Finally, he started for the log, nonchalantly stepping over the torn bodies of the unfortunate Utahraptors and brushing past the thick Cretaceous foliage. As always, Rasa was by his side, hand clasping his arm firmly.

As they stepped up to the log, they boy gingerly rolled up the sleeve of his free arm. He reached into the log and pulled on the undulating knot of space-time. He tugged and kneaded it, shaping the knot until it began to take shape. Appearing almost crystalline at first the knot of space-time morphed in the boy’s hand until it turned into a shape that bore a great resemblance to a cube. The cube, itself, seemed to warp and twist around what looked like another cube within.

Justinian stared at tesseract as it languidly spun, hovering over the palm of his hand.

“Bright ‘n’ blue, as always,” he noted cheerfully before the blue-hued tesseract in his hand expanded into its net and flashed bright azure, obscuring him, the quail on his head, and the girl on his arm.

Just like that, they were gone.

I admire the man, he has a high tolerance for insanity (and inanity - which he generously contributed!). ~Shroom, on my wierdness tolerance.

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Re: The Shadows of Stalingrad

Post by Shroom Man 777 » Tue Jan 05, 2010 6:55 pm

Niiiice. I love the Raptor Red, too bad the widdle dinosaurs got keeled though. :(

I can't wait to see this story get started. I swear you got those Vril mystic whores from that NatGeo documentary on those Nazi orgies that aired recently :P And, the Black Sun! :D

You sure made Ludwig very smiley, which suits him, and his entire brain-thought-perspective-line-stuff was good. Evil, dark arts and schemes and treachery! Those Ahnenerbe should be like that freak from Raiders of the Lost Ark, did you tell me in PM that they'd be like that guy from Raiders? With the coat hangers too!

I like Justinian's wrenching out bits and pieces of space-time anomalies by pulling up his sleeves and tugging them out from under a log. Rasa reminds me off ROBOT RIVER! I hope Justinian won't get too much ADHD though. I mean, he's supposed to be a bit like the Doctor, but it'd be cool to see something like how Doc was all going about how the Brits were so awesome during the Battle for Britain while everyone else was turning into gasmasked freaks. Justinian, by his ushanka alone, should sympathize with the Russians like how the Doctor does with the British. :D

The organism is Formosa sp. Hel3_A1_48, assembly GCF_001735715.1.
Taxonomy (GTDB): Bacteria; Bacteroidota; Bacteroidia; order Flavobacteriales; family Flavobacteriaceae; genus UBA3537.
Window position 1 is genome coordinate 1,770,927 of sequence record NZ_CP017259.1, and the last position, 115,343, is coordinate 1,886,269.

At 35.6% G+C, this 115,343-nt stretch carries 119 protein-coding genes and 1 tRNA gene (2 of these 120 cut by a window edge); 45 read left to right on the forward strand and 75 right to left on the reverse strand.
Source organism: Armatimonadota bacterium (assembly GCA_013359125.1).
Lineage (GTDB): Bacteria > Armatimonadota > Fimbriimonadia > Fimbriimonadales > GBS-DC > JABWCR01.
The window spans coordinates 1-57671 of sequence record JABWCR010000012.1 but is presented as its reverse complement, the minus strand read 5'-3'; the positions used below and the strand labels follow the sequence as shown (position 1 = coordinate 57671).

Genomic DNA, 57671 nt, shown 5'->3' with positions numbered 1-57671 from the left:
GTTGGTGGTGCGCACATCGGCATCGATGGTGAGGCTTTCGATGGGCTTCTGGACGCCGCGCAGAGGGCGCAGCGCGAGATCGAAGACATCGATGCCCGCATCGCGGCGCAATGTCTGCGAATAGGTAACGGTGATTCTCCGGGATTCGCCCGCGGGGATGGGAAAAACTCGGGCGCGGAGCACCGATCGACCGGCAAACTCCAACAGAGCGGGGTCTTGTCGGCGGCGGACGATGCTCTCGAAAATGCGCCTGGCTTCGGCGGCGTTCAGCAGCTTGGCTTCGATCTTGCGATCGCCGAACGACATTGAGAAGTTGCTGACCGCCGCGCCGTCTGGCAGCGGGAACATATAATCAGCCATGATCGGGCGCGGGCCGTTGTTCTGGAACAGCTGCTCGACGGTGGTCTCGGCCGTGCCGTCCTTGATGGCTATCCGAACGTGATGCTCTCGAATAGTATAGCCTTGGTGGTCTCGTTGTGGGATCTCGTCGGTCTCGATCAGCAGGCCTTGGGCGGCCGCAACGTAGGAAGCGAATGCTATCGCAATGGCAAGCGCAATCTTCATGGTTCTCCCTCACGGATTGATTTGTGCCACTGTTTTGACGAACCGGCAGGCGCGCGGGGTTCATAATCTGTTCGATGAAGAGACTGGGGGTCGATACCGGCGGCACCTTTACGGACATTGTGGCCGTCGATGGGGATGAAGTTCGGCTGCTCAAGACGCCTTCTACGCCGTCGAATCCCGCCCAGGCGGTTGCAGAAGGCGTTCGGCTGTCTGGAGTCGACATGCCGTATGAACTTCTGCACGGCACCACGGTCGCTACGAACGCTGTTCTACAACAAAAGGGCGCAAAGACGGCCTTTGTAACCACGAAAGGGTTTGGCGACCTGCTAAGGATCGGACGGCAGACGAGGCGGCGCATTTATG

I'd love to see Rasa's perspective after she ends up by her lonesome. Is her viewpoint dominated by that "song" and only that song?

Goddamn, it's good to see more Comix literature again!

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Re: The Shadows of Stalingrad

Post by Booted Vulture » Tue Jan 05, 2010 7:38 pm

A nice start, Malchusaurus! The Raptor/Pockets&Bells segment was interesting. I was expecting it to start in proper Doctor Who style with their arrival in the WWII time period.
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Re: The Shadows of Stalingrad

Post by Malchus » Wed Jan 06, 2010 12:10 pm

Shroom Man 777 wrote:Niiiice. I love the Raptor Red, too bad the widdle dinosaurs got keeled though. :(
I knew you'd catch that Raptor Red reference. You're the only other person I know who's read it. :mrgreen:

As for the dinos, well,they need not necessarily be the ones from the story. It could've been four other Utahraptors that ended up being shadow-killed. 'Course, they were still poor helpless dinos...